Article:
An average of 17.00 in six Tests since the tour of England highlights VVS Laxman's dramatic, career-threatening slump © Getty Images
An average of 17.00 in six Tests since the tour of England highlights VVS Laxman’s dramatic, career-threatening slump © Getty Images

 

By Nishad Pai Vaidya

 

The litany of India’s overseas woes has been unending since the 2011 tour of England. The happenings on Day One at the Sydney Cricket Ground are have just added another chapter in the sorry tale of Indian cricket.

 

The first innings debacle at Sydney was just another confirmation of India’s frailties against quality seam bowling – something so painfully and telling proved by the English seamers. And the stats are quite damning.

 

Since the Lord’s Test against England in July 2011, India have managed to cross the 300 run barrier only once away from home which highlights the consistent inability of the Indian battling line-up to post challenging totals. Worse, there have been two many collapses.

 

The below report card of India’s top order batsmen, since the first Test against England last year, makes painful read:

 

Player*

T

 

Runs

 

Avg

 

100s

50s

 

Highest

Rahul Dravid

6

544

60.44

3

1

146*

Sachin Tendulkar

6

419

38.09

0

3

91

MS Dhoni

6

306

34.00

0

3

77

VVS Laxman

6

187

17.00

0

2

56

Virender Sehwag

4

145

20.71

0

1

67

Gautam Gambhir

5

118

13.11

0

0

38

Suresh Raina

4

105

13.12

0

1

78

Yuvraj Singh

1

70

35.00

0

1

62

Abhinav Mukund

2

64

16.00

0

0

49

Virat Kohli

2

34

11.33

0

0

23

 

*Does not include night-watchmen and includes the first innings of the ongoing Sydney Test against Australia.

 

The fact that just one batsman averages of 50 highlight India’s vulnerability. The huge gap in the averages of the first and the second player on the list indicates India’s inability to post the runs on the board. Consistency has been an issue and it has been a collective failure of the entire batting unit on a number of occasions.

 

In England, India depended heavily on Dravid who looked comfortable as the others fell like nine-pins around him. Tendulkar is next on the list, but his average of 38.09 isn’t what one would expect from a player of his stature. He is the only batsman who looks comfortable against the quality Australia pace attack and one can hope of Tendulkar coming up with something special. He didn’t look in bad form in England but moments of indiscretion cost him his wicket on number of occasions.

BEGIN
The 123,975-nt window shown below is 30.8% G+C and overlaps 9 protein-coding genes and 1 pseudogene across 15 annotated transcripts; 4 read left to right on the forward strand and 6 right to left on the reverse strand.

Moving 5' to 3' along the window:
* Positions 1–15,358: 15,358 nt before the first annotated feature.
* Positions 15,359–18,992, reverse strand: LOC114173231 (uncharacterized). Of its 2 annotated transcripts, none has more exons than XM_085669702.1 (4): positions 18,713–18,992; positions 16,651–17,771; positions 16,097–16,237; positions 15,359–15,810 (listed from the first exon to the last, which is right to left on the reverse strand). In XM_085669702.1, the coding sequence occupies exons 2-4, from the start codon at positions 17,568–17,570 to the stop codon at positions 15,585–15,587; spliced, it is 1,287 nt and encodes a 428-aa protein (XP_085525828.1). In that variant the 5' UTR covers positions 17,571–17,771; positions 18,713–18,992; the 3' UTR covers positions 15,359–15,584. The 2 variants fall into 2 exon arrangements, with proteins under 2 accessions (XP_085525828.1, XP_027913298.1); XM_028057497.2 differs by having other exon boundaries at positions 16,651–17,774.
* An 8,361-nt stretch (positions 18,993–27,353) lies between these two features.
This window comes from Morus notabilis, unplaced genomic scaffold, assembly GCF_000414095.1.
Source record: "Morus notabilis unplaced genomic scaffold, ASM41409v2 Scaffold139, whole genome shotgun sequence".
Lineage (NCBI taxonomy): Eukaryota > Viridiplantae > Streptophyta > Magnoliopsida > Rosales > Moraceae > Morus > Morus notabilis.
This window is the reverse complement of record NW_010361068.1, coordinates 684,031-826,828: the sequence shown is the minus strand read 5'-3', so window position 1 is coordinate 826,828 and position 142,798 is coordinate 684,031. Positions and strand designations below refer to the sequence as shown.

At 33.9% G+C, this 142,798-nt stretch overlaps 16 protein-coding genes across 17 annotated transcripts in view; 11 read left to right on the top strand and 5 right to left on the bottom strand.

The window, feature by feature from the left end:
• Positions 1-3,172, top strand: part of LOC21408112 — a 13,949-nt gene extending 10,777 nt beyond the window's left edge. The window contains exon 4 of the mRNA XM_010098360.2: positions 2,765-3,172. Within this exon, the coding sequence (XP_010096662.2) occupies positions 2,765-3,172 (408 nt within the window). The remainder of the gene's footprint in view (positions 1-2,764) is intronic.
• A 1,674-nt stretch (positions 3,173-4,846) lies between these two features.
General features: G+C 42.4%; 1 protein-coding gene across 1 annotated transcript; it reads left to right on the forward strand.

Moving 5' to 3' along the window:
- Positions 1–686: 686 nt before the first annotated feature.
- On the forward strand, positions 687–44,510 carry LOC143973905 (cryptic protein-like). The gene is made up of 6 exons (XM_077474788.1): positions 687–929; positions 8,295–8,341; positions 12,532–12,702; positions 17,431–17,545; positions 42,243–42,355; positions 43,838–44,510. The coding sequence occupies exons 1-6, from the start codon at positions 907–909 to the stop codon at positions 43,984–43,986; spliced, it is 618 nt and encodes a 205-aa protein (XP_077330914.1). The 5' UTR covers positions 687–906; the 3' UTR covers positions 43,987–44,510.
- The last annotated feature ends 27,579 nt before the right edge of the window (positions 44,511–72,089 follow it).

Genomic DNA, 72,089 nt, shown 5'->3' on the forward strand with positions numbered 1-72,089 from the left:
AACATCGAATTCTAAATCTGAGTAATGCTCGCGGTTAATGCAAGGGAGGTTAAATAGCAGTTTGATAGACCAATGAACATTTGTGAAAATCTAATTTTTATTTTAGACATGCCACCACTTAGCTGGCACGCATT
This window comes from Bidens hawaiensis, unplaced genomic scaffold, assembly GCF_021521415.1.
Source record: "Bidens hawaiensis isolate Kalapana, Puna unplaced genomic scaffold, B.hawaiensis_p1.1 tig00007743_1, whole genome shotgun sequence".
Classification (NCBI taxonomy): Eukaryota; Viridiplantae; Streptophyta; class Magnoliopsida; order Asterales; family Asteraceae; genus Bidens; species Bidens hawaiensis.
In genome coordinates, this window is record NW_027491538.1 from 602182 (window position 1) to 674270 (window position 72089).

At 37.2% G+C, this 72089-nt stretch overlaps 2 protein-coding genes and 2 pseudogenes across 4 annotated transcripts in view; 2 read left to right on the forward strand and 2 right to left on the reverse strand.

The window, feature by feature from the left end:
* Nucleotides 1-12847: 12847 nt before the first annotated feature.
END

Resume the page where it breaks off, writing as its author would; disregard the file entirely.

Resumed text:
VVS Laxman’s shocking numbers!

 

The most shocking numbers are that of Laxman. On the current tour to Australia, he hasn’t touched the double figure mark yet and is struggling to replicate his famous exploits against the same opposition. In fact, spinner Ravichandran Ashwin has done a lot better than Laxman, grinding it out in the middle.

 

Sehwag and Gambhir need to get back into top gear if India are to lift their game. Sehwag looked good in the first innings at Melbourne and he just needs to carry on and convert the starts. On the other hand, Gambhir is clearly struggling. The grit and fight in his technique has been substituted by unwanted tentativeness.

 

It is clear that the fast bowlers are troubling the Indian batsmen big time. James Anderson, Stuart Broad and Tim Bresnan did the trick during the English summer. The Australian pack of James Pattinson, Ben Hilfenhaus and Peter Siddle has picked a leaf out of the books of their arch rivals and has produced quite a few fantastic spells. As a result, the Indian batsmen have been nicking too many deliveries and are getting caught behind the wicket abundantly.

 

Here is an analysis of India’s dismissals (since the start of the England tour)

 

Test match

Wickets lost
to seamers*

No. of batsmen
caught in the
arc behind**

vs England at Lord’s

11

5

vs England at Tent Bridge

14

9

vs England at Edgbaston

11

7

vs England at The Oval

7

4

vs Australia at Melbourne

14

7

vs Australia at Sydney***

6

4

 

*only includes the seven specialist batsmen and not night-watchmen.

 

Count for both the innings.

 

**includes dismissals at gully.

 

***only first innings.

 

Death Trap – Arc Behind The Wickets

 

When fast bowlers snarl most of the top order batsmen in both innings (that too cheaply), it just enunciates the sorry state of affairs. Most of these batsmen are getting out caught behind the wicket, which is something one wouldn’t expect from players of such quality. It points at the tentative mindset while playing shots outside the off-stump. The fact that such a phenomenon has been recurring for quite sometime says that they haven’t been able to rectify the shortcoming.

 

During the Sourav Ganguly era, India began shedding the tag of poor travelers and defied stereotypes to become a very competitive unit abroad. If one thought that England was an aberration, the implosions at Melbourne and Sydney came as painful body blows.

 

India is dangerously drifting towards regaining their old tag: “Tigers at home and lambs away.”

 

(Nishad Pai Vaidya, a 21-year-old law student, is a club and college-level cricketer. His teachers always complain, “He knows the stats and facts of cricket more than the subjects we teach him.”)